All of our schools in Ghana have welcomed us enthusiastically, but the welcome at SAVESS was particularly warm. Headmaster Baba paid us many compliments, and our coordinator, Mr. Nantogma, and Miss Joyce, who assists him, were wonderful hosts. We got to speak to all of the students in a large group using a microphone, and then interviewed several students individually.
We also toured the new urinal that Yo Ghana! contributed a modest donation for, an amenity that will save the students and the female faculty a walk of about ten minutes each time the need arises. We were very flattered to receive gifts of cloth from the school of their school emblem.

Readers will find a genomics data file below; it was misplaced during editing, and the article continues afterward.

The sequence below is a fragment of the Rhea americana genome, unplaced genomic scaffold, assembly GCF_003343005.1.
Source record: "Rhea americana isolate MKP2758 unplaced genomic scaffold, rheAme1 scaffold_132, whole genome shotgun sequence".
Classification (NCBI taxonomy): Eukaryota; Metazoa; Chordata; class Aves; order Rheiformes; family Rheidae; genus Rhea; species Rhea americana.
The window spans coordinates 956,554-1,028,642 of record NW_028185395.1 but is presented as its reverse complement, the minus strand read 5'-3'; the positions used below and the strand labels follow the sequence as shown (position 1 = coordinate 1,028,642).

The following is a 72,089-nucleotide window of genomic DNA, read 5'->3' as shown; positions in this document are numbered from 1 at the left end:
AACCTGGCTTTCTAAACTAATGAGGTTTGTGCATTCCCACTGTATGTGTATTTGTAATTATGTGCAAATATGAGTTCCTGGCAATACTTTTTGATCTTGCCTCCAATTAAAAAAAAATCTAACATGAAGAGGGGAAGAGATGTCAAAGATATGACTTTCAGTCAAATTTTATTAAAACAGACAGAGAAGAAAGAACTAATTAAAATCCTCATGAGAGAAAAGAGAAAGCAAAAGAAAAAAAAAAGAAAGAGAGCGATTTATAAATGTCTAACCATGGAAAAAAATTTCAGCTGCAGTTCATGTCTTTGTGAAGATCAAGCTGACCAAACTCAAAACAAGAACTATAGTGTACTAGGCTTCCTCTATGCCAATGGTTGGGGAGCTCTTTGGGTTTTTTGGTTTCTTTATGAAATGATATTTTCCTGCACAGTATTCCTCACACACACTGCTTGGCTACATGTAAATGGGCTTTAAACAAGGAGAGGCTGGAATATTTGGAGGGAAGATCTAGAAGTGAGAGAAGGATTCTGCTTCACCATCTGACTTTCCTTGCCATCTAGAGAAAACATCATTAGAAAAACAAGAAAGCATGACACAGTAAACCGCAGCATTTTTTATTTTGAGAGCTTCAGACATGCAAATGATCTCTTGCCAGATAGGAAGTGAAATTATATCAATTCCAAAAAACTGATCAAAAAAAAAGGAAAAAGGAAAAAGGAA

Reflection: It was interesting to talk with students and staff and to realize anew that most Ghanaians do not realize how strong their education system is. Much of this can be attributed to the drive and determination of the students, who are often surprised to learn that many of their American friends have so much leisure time, that they do not spend much time on household chores, farming, or studying. Some are also puzzled that American students don't write much about their culture. I pointed out that most Americans do not perceive themselves as belonging to a particular ethnic group--though the U.S. contains thousand of ethnic groups. So the question of what cultural group one belongs to is confusing for many people in the U.S. Ghanaian students live much more structured lives, have a sense of both belonging to a particular culture (and the language, celebrations, and other features that come with it) and also tend to develop at a young age a particular career path that a strong education is required for. The Ghanaian pattern--strange as it may seem to most modern Americans--is much closer to the historical norm than the modern American one is. Only recently have large numbers of people grown up with so little structure to their lives.